Over the years I have posted a few times about introversion. Every now and again someone tries to explain the the Extroverted how much and how deeply Western society is biased against Introverts. The older I have become the more aware of this bias I have become, though the experience of living and working cross culturally highlighted it. The cultures of the Congo (I think all, but certainly many of them) are biased the other way. For example, as with the culture of the ancient Hebrews, thinking before one speaks is seen as a sign of wisdom!
So I read with interest an article on Mind Shift, Strategies to Ensure Introverted Students Feel Valued at School, it has some sensible advice, as well as the standard assumption that Extroversion is normal and Introversion an abnormality. (We Introverts are used to such prejudice, and many will fail even to spot it!) But, the article made two assumptions that I would question.
Firstly,claims that introversion and shyness are different things. With shyness as she defines it being close to “modesty” in it’s meaning: “It’s a kind of self-consciousness and not wanting people to look at you and feeling easily embarrassed or easily shamed.” Beyond the assertion that Extroverts can also be shy, which is really interesting, a quick look on Google Scholar reveals little research that provides evidence, but quite a few claims for the theory.
I have earlier posted in Performers and audiences about my personal personality theory. In what is often lumped together as Introversion/Extroversion, I’d distinguish two distinct (perhaps even orthogonal) scales: I/E which speaks of factors like whether one is energised or exhausted by people contact, whether one speaks first or thinks before speaking; and performance/modesty which would speak of whether one enjoys an audience, or wearing clothing in bright colours or that in some other way distinguishes the wearer from the crowd. In many ways, as naming one of the poles “modesty” suggests this is similar to the shyness claim.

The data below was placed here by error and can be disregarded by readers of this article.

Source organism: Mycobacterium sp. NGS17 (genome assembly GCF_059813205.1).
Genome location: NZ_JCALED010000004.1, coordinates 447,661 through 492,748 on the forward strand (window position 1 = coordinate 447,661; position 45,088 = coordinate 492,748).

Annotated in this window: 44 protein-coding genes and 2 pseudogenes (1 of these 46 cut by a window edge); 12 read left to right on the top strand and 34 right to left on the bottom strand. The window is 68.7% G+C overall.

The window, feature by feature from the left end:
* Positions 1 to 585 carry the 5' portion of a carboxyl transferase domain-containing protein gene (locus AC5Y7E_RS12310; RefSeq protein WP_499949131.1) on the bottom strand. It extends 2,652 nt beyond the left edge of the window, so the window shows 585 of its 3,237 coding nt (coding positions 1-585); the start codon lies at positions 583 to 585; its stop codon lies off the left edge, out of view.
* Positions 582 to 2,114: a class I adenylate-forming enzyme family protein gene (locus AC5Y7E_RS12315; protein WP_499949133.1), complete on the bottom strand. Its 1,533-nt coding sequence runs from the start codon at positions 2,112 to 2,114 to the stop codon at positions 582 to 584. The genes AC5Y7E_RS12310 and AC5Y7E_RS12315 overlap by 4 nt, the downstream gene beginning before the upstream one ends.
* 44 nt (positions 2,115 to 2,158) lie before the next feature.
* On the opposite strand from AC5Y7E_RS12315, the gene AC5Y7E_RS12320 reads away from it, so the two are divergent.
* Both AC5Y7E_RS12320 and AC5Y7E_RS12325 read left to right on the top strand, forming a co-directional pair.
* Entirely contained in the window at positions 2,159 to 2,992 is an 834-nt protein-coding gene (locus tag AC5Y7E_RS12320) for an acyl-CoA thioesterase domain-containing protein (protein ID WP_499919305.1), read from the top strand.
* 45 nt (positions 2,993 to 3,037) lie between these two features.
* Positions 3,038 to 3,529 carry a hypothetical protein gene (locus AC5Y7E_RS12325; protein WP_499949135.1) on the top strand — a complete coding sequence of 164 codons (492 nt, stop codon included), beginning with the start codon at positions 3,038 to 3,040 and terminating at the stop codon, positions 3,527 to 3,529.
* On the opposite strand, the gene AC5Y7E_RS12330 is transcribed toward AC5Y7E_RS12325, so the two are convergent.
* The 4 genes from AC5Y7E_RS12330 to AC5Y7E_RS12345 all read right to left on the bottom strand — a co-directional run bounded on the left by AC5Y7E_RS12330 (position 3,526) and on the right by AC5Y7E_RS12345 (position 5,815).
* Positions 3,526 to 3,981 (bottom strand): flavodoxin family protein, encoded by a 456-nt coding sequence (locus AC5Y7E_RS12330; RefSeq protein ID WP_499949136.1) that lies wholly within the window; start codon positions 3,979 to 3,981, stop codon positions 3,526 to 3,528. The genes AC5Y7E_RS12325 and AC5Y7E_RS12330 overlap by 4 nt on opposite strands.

The two claims are clearly closely related, but I think are distinguishable in that the “shy” theory seems to make the other factor very close to anxiety, reading the material one could almost substitute anxious Extrovert for shy Extrovert. On the other hand the “performer” theory only relates to anxiety of a very particular sort, performance anxiety. A modest Extrovert would not be anxious about other things, only about performing, I know modest Extroverts, they are not anxious people, they just do not like being the centre of attention. I also know shy introverted Performers (like myself) who are not anxious (except about having to talk to strangers without a role to play), enjoy being the centre of attention, but hate meeting strangers (except when they have a role to perform).